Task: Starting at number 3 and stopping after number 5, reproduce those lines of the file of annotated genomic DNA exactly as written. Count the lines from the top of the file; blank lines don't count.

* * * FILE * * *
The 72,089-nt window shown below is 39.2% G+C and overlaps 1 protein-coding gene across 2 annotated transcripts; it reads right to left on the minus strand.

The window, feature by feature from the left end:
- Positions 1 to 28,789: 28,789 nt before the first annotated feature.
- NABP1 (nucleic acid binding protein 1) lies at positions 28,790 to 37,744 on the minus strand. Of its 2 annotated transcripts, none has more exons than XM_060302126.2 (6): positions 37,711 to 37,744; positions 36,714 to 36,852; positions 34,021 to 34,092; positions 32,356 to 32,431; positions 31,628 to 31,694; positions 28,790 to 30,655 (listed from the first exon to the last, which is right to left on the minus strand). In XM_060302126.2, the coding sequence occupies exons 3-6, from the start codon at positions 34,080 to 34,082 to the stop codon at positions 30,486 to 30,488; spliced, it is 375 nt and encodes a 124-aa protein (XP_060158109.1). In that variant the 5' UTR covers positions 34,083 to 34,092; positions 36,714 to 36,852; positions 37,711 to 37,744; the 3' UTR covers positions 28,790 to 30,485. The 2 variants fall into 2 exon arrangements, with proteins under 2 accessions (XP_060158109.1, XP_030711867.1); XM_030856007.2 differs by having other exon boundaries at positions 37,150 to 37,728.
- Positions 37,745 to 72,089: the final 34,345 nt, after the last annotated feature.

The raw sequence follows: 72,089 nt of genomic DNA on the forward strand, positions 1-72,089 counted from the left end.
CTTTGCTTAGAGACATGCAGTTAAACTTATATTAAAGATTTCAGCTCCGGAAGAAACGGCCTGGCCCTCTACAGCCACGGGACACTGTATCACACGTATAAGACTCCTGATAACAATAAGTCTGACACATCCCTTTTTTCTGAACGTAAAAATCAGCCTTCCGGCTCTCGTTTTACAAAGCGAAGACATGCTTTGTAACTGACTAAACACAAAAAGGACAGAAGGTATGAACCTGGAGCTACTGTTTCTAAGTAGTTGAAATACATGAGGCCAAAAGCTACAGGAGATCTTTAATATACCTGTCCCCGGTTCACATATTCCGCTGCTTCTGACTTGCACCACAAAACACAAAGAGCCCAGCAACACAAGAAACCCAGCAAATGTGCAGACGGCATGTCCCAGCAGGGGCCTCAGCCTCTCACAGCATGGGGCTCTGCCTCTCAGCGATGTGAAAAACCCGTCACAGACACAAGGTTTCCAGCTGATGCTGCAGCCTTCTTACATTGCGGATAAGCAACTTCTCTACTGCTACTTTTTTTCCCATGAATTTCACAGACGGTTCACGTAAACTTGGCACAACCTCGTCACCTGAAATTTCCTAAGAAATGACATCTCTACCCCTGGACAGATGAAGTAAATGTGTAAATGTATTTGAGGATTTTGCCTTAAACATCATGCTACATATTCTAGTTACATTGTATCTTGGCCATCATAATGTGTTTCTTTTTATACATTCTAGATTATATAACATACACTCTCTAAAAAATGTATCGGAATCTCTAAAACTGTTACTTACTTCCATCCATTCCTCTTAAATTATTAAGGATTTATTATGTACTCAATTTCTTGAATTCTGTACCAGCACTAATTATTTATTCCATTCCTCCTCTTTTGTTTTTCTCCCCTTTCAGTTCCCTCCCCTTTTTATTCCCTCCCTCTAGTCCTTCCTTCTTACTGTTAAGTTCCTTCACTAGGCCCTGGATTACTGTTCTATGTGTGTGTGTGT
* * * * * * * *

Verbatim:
- Positions 1 to 28,789: 28,789 nt before the first annotated feature.
- NABP1 (nucleic acid binding protein 1) lies at positions 28,790 to 37,744 on the minus strand. Of its 2 annotated transcripts, none has more exons than XM_060302126.2 (6): positions 37,711 to 37,744; positions 36,714 to 36,852; positions 34,021 to 34,092; positions 32,356 to 32,431; positions 31,628 to 31,694; positions 28,790 to 30,655 (listed from the first exon to the last, which is right to left on the minus strand). In XM_060302126.2, the coding sequence occupies exons 3-6, from the start codon at positions 34,080 to 34,082 to the stop codon at positions 30,486 to 30,488; spliced, it is 375 nt and encodes a 124-aa protein (XP_060158109.1). In that variant the 5' UTR covers positions 34,083 to 34,092; positions 36,714 to 36,852; positions 37,711 to 37,744; the 3' UTR covers positions 28,790 to 30,485. The 2 variants fall into 2 exon arrangements, with proteins under 2 accessions (XP_060158109.1, XP_030711867.1); XM_030856007.2 differs by having other exon boundaries at positions 37,150 to 37,728.
- Positions 37,745 to 72,089: the final 34,345 nt, after the last annotated feature.